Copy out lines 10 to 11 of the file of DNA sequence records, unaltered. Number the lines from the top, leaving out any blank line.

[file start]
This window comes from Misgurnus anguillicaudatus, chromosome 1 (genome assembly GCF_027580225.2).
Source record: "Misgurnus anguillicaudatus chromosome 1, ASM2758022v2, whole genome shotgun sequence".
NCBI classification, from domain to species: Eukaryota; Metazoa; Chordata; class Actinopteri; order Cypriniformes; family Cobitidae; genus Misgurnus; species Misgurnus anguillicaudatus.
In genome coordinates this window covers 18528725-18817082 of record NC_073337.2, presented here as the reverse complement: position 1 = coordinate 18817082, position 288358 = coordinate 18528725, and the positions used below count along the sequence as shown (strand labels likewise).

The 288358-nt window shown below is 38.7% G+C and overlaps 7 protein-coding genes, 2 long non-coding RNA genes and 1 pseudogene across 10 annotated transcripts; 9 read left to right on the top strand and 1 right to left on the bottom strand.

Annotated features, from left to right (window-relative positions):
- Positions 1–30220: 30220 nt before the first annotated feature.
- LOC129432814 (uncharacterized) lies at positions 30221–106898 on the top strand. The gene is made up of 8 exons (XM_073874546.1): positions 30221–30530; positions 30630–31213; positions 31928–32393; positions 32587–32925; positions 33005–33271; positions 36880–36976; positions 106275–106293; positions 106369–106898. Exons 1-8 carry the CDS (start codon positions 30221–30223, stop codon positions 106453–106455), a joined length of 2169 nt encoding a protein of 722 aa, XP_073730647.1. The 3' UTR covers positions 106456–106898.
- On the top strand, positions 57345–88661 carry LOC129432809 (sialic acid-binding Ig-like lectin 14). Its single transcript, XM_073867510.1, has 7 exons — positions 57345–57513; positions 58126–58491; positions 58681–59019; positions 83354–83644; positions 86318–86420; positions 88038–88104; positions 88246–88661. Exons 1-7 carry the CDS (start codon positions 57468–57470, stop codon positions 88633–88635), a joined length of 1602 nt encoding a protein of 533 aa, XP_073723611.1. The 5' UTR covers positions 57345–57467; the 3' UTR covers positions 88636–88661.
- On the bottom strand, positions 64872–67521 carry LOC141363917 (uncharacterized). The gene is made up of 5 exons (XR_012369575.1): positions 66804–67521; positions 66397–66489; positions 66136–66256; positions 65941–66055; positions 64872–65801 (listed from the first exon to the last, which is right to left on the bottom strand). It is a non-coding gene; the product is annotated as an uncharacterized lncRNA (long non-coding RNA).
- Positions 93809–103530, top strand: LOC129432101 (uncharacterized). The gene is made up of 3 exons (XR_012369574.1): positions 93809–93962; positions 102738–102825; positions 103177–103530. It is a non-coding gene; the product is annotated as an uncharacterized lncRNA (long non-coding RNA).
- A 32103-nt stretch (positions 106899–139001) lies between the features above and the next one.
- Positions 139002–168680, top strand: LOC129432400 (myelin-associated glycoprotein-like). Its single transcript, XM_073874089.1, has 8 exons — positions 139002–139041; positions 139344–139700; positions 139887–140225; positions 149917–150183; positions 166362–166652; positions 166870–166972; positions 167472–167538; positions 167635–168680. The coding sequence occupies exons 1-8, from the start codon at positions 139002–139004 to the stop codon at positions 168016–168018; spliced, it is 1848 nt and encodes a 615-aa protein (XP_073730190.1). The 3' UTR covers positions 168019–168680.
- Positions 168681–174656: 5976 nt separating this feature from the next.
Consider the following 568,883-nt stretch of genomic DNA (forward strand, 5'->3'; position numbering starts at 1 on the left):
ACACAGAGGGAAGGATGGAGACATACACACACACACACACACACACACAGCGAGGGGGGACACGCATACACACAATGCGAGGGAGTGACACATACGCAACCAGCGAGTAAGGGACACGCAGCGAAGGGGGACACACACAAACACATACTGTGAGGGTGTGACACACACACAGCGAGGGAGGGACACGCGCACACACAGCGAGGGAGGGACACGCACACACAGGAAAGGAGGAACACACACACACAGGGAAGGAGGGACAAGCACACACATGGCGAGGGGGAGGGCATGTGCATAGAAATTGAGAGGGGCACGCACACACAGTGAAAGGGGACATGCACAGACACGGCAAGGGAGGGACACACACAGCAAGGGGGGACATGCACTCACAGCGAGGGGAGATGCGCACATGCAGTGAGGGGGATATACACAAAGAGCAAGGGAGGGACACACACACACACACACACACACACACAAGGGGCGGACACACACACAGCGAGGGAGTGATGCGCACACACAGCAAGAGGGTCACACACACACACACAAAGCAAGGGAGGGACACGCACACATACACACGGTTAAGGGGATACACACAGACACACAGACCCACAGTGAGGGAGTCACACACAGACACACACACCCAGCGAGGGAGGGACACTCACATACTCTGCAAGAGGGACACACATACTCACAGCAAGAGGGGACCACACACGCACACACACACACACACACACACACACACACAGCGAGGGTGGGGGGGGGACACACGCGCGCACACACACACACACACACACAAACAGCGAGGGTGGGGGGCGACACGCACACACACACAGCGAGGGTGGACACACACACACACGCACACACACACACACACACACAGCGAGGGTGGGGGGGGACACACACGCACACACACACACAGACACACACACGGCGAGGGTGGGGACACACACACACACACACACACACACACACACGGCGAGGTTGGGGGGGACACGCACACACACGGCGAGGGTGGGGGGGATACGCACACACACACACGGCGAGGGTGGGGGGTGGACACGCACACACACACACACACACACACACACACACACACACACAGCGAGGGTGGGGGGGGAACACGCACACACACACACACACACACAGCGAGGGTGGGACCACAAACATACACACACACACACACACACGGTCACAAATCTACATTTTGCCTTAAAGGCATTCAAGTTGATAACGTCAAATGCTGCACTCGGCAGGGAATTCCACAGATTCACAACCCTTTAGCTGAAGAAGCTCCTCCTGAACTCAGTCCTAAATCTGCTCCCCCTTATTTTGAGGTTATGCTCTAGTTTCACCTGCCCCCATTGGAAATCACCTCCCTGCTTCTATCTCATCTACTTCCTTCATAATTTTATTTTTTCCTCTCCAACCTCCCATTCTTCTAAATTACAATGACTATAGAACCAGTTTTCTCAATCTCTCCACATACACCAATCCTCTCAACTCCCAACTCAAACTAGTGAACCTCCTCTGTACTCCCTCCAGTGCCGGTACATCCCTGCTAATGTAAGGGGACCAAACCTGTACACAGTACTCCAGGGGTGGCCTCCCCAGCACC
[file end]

- On the bottom strand, positions 64872–67521 carry LOC141363917 (uncharacterized). The gene is made up of 5 exons (XR_012369575.1): positions 66804–67521; positions 66397–66489; positions 66136–66256; positions 65941–66055; positions 64872–65801 (listed from the first exon to the last, which is right to left on the bottom strand). It is a non-coding gene; the product is annotated as an uncharacterized lncRNA (long non-coding RNA).
- Positions 93809–103530, top strand: LOC129432101 (uncharacterized). The gene is made up of 3 exons (XR_012369574.1): positions 93809–93962; positions 102738–102825; positions 103177–103530. It is a non-coding gene; the product is annotated as an uncharacterized lncRNA (long non-coding RNA).